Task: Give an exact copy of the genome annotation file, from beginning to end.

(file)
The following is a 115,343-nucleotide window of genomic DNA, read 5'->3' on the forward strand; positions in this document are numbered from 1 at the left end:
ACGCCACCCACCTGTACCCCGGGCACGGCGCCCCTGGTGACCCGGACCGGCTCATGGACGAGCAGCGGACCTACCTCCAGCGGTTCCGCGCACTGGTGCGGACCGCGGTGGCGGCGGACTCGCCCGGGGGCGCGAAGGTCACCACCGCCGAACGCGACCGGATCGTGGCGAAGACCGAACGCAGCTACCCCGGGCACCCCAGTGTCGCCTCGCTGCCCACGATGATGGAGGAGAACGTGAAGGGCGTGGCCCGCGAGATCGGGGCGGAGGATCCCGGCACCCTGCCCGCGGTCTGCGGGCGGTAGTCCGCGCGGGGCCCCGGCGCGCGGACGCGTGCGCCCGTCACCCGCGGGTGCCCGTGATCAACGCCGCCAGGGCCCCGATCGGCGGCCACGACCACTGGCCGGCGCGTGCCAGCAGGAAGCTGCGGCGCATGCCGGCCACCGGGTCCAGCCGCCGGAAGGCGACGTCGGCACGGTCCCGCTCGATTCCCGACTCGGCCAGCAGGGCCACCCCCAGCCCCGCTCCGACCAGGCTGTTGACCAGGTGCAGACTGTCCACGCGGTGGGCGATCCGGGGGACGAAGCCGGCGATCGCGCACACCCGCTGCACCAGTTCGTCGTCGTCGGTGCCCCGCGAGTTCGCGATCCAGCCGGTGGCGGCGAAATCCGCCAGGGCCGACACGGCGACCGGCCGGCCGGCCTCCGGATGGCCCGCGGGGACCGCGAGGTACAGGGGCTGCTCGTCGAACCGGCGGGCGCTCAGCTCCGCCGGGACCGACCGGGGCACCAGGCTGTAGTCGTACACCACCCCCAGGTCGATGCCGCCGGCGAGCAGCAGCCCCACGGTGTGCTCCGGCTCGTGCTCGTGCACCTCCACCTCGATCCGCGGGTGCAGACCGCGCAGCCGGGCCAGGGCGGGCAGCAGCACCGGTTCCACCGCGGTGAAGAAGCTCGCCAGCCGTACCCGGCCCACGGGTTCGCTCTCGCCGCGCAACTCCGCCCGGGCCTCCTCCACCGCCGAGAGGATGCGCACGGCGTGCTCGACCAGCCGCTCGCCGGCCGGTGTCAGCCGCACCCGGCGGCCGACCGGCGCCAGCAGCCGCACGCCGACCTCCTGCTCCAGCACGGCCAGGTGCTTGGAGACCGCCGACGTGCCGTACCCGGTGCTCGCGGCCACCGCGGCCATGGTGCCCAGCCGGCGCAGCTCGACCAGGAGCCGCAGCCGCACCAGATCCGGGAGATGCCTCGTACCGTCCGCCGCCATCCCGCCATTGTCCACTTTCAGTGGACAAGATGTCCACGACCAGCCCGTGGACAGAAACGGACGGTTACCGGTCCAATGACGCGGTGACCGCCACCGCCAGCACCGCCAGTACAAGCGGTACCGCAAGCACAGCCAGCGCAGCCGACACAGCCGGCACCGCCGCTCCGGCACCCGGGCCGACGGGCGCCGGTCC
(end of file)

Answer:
The following is a 115,343-nucleotide window of genomic DNA, read 5'->3' on the forward strand; positions in this document are numbered from 1 at the left end:
ACGCCACCCACCTGTACCCCGGGCACGGCGCCCCTGGTGACCCGGACCGGCTCATGGACGAGCAGCGGACCTACCTCCAGCGGTTCCGCGCACTGGTGCGGACCGCGGTGGCGGCGGACTCGCCCGGGGGCGCGAAGGTCACCACCGCCGAACGCGACCGGATCGTGGCGAAGACCGAACGCAGCTACCCCGGGCACCCCAGTGTCGCCTCGCTGCCCACGATGATGGAGGAGAACGTGAAGGGCGTGGCCCGCGAGATCGGGGCGGAGGATCCCGGCACCCTGCCCGCGGTCTGCGGGCGGTAGTCCGCGCGGGGCCCCGGCGCGCGGACGCGTGCGCCCGTCACCCGCGGGTGCCCGTGATCAACGCCGCCAGGGCCCCGATCGGCGGCCACGACCACTGGCCGGCGCGTGCCAGCAGGAAGCTGCGGCGCATGCCGGCCACCGGGTCCAGCCGCCGGAAGGCGACGTCGGCACGGTCCCGCTCGATTCCCGACTCGGCCAGCAGGGCCACCCCCAGCCCCGCTCCGACCAGGCTGTTGACCAGGTGCAGACTGTCCACGCGGTGGGCGATCCGGGGGACGAAGCCGGCGATCGCGCACACCCGCTGCACCAGTTCGTCGTCGTCGGTGCCCCGCGAGTTCGCGATCCAGCCGGTGGCGGCGAAATCCGCCAGGGCCGACACGGCGACCGGCCGGCCGGCCTCCGGATGGCCCGCGGGGACCGCGAGGTACAGGGGCTGCTCGTCGAACCGGCGGGCGCTCAGCTCCGCCGGGACCGACCGGGGCACCAGGCTGTAGTCGTACACCACCCCCAGGTCGATGCCGCCGGCGAGCAGCAGCCCCACGGTGTGCTCCGGCTCGTGCTCGTGCACCTCCACCTCGATCCGCGGGTGCAGACCGCGCAGCCGGGCCAGGGCGGGCAGCAGCACCGGTTCCACCGCGGTGAAGAAGCTCGCCAGCCGTACCCGGCCCACGGGTTCGCTCTCGCCGCGCAACTCCGCCCGGGCCTCCTCCACCGCCGAGAGGATGCGCACGGCGTGCTCGACCAGCCGCTCGCCGGCCGGTGTCAGCCGCACCCGGCGGCCGACCGGCGCCAGCAGCCGCACGCCGACCTCCTGCTCCAGCACGGCCAGGTGCTTGGAGACCGCCGACGTGCCGTACCCGGTGCTCGCGGCCACCGCGGCCATGGTGCCCAGCCGGCGCAGCTCGACCAGGAGCCGCAGCCGCACCAGATCCGGGAGATGCCTCGTACCGTCCGCCGCCATCCCGCCATTGTCCACTTTCAGTGGACAAGATGTCCACGACCAGCCCGTGGACAGAAACGGACGGTTACCGGTCCAATGACGCGGTGACCGCCACCGCCAGCACCGCCAGTACAAGCGGTACCGCAAGCACAGCCAGCGCAGCCGACACAGCCGGCACCGCCGCTCCGGCACCCGGGCCGACGGGCGCCGGTCC